Rurality and frailty: What are the impacts, benefits and outcomes of paramedic palliative support at home?
The results of this study should lead to improvements in paramedic care for older adults living with frailty in rural communities, and beyond.
About the Project
Paramedics often provide care to older adults with palliative, or comfort, goals of care. Patients are commonly treated and then transported to emergency departments by ambulance. This type of care might not align with the patient’s goals of care where their wish may be to receive symptom relief and to remain at home. In 2015, Nova Scotia launched a program to provide paramedics with the information and tools to treat patients within their own home without the need to go to the hospital. Our research has shown paramedics feel more prepared and comfortable providing palliative support to people with advanced cancer and less prepared to meet the needs of older adults living with frailty.
Most research on palliative care has focused on cancer; few have looked at how palliative care should be provided to older adults living with frailty. Paramedics have had little training on frailty identification, addressing patients and caregiver’s needs, and treating symptoms in the presence of frailty. This issue may be more prominent in rural communities where frailty and access to care may be barriers. There is also a lack of information on the costs of receiving care at home. The economics of supporting people to stay home through paramedic-based systems are unknown, and likely impacted by rurality. As the population ages, it will be important to understand the impact of rurality on the economics of new models of care.
We will study whether awareness of frailty and a different approach to care address unmet care needs for rural older adults living with frailty. By the end of this study, we will understand the reasons why older adults living with frailty call 911. We will describe whether this new model of paramedic care is meeting the patient’s needs as documented in care plans. Paramedics will be provided with education on frailty and we will assess whether this changes how they identify and care for older adults with frailty. Finally, we will describe the costs associated with receiving this type of care.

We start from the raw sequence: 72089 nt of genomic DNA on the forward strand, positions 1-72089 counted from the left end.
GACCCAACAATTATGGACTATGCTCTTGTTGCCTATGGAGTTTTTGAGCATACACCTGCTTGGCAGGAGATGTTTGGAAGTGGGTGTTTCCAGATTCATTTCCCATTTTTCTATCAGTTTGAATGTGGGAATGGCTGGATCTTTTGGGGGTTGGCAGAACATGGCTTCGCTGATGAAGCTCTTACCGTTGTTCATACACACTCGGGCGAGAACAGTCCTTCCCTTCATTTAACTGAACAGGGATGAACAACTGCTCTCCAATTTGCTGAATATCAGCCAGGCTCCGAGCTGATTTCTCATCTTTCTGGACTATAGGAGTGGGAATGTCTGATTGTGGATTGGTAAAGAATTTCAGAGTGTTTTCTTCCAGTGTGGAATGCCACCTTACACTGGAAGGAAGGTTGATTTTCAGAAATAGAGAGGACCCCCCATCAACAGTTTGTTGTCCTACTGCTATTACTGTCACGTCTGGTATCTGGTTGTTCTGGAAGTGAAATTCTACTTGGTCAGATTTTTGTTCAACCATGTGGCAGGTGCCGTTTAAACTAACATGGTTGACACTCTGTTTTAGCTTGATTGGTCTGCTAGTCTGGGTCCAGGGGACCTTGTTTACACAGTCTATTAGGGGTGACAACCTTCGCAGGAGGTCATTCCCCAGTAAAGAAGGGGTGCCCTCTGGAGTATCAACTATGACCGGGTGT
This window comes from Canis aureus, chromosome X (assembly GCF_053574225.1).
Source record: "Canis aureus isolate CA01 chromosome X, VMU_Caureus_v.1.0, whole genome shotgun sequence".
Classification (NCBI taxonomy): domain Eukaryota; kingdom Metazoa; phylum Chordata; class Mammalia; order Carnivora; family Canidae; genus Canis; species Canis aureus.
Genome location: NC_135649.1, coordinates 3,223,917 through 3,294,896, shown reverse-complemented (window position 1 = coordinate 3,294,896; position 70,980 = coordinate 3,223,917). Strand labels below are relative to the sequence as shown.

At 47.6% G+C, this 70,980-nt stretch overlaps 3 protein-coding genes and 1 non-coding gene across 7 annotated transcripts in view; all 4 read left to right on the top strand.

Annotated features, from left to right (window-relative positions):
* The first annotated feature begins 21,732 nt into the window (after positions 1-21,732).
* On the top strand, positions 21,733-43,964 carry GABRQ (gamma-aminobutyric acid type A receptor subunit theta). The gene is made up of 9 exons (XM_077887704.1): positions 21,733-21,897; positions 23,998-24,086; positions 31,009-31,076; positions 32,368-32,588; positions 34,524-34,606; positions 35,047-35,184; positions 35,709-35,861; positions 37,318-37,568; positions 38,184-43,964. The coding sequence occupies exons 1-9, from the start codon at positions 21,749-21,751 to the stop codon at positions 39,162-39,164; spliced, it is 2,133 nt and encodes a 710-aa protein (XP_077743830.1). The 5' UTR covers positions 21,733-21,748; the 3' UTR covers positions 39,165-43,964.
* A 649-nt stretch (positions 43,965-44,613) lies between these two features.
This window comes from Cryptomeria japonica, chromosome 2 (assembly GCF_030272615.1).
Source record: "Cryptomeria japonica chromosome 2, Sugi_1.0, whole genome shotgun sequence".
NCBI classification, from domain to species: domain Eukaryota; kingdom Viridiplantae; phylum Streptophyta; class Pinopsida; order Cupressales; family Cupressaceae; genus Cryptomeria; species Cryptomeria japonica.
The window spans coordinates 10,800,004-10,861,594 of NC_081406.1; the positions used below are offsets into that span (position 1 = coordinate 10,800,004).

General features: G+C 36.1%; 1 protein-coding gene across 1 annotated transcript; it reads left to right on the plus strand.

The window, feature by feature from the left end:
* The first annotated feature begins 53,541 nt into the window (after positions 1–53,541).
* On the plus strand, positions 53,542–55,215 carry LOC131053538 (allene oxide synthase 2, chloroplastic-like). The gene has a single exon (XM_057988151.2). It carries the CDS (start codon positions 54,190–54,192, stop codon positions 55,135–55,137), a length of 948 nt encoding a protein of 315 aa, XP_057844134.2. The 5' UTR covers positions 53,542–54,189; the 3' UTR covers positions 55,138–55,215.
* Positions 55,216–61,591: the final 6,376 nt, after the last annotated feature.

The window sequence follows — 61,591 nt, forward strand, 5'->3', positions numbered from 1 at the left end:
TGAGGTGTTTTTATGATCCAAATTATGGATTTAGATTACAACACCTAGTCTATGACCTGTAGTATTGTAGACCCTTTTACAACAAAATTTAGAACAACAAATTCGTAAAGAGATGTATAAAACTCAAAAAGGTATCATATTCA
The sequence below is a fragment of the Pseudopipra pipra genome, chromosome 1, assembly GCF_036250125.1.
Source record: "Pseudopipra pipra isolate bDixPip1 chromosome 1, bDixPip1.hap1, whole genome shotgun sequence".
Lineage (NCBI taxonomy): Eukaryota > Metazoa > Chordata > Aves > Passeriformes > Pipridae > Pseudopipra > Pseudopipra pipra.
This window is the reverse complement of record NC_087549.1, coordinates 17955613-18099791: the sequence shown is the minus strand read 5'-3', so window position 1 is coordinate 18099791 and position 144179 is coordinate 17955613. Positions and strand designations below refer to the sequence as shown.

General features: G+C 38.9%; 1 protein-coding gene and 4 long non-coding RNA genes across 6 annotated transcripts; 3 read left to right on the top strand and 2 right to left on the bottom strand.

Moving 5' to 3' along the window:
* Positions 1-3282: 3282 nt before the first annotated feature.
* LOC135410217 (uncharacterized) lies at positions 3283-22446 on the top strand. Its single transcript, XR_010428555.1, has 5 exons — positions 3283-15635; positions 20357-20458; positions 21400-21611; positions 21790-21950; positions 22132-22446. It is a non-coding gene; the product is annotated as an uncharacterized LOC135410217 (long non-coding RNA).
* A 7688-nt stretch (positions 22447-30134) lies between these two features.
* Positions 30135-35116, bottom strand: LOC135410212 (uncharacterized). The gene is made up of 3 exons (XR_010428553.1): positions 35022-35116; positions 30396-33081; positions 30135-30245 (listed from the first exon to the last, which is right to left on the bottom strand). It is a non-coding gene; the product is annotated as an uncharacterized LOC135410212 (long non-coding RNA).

Alix Carter, MD, MPH, FRCPC – Nova Scotia Health Authority
Marianne Arab, MSW, RSW – Nova Scotia Health Authority
Michelle Harrison, BSc, AHN, MA – Nova Scotia Health Authority
Laurie Mallery, MD, FRCPC, MSM – Nova Scotia Health Authority
Paige Moorhouse, MD, FRCPC – Nova Scotia Health Authority
Grace Warner, PhD – Dalhousie University
Project Contact: Dr. Alix Carter – firstname.lastname@example.org
Key words: frailty; palliative; paramedic; EMS; Clinical Frailty Scale; rural; community
We think there are differences in the way paramedics manage patients with cancer and other “typical” palliative conditions, compared to those with frailty. We suspect that the emergencies or crises older adults with frailty experience may cause differences in how often they call for paramedic support, and this might be particularly in rural areas where people might have less access to health care providers and services.
We will use a couple different approaches to this study:
We will use electronic patient care data to identify why and how often older adults living with frailty call paramedics. We will also look to see how often paramedics use a tool designed to figure out if a person is considered frail or not. Using this information, we will set up education for the paramedics to help them understand more about frailty and how they can best help these people.
Interviews: We will talk to paramedics and managers to seek their input on how care provision differs for older adults living with frailty. We will also explore challenges in providing care. We will ask them what they think needs to change to help these patients, particularly in rural (country) areas of Nova Scotia.